The Weil and Tate pairings are a popular new gadget in cryptography and have found many applications, including identity-based cryptography. In particular, the pairings have been used for key exchange protocols. This paper studies the bit security of keys obtained using protocols based on pairings (that is, we show that obtaining certain bits of the common key is as hard as computing the entire key). These results give insight into how many "hard-core" bits can be obtained from key exchange using pairings. The results are of practical importance. For instance, Scott and Barreto have recently used our results to justify the security of their compressed pairing technique.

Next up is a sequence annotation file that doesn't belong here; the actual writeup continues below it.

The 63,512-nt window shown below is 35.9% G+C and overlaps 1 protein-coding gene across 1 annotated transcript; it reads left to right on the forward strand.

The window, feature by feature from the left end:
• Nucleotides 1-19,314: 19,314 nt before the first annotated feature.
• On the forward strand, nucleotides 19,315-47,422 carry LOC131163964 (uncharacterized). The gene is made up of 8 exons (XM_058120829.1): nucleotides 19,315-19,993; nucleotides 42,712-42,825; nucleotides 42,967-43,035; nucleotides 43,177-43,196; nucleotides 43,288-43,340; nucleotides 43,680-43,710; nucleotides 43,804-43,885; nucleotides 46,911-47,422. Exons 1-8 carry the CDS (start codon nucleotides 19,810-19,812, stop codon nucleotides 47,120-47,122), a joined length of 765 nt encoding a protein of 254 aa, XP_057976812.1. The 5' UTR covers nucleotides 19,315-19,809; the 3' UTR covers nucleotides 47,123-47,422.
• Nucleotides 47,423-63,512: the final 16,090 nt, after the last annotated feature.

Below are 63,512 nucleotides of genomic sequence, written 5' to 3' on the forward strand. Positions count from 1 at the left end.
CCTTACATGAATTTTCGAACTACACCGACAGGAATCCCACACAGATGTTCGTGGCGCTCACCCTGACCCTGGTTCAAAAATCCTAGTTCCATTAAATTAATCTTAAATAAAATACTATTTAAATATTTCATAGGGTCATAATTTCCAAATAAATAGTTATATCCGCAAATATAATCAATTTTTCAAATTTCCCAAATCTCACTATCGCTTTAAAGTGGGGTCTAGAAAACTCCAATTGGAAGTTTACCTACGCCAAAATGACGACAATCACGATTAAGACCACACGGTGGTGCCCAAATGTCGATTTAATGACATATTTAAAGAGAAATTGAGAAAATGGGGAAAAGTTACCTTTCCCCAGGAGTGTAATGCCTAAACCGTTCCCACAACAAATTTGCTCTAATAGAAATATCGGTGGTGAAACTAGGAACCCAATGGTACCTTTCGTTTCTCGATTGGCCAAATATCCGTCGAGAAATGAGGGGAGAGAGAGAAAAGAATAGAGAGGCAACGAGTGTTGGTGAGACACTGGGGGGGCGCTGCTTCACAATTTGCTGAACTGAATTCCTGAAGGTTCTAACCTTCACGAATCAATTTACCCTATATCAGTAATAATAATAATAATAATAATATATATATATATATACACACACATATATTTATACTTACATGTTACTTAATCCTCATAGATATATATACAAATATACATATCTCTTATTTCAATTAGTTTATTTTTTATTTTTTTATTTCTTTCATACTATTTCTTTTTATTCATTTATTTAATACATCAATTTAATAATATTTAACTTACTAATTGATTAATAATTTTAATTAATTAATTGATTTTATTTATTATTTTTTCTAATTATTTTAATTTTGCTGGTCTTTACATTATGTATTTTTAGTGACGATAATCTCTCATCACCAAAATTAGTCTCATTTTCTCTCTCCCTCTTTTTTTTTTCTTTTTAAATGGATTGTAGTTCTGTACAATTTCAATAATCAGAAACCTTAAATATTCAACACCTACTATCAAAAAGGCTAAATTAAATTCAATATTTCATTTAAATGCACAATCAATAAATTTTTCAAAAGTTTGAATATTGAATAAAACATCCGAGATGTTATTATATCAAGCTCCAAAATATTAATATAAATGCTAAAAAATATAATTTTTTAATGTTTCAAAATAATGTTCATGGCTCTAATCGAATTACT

|Number of pages||9|
|Journal||Lecture Notes in Computer Science (including subseries Lecture Notes in Artificial Intelligence and Lecture Notes in Bioinformatics)|
|Publication status||Published - 2004|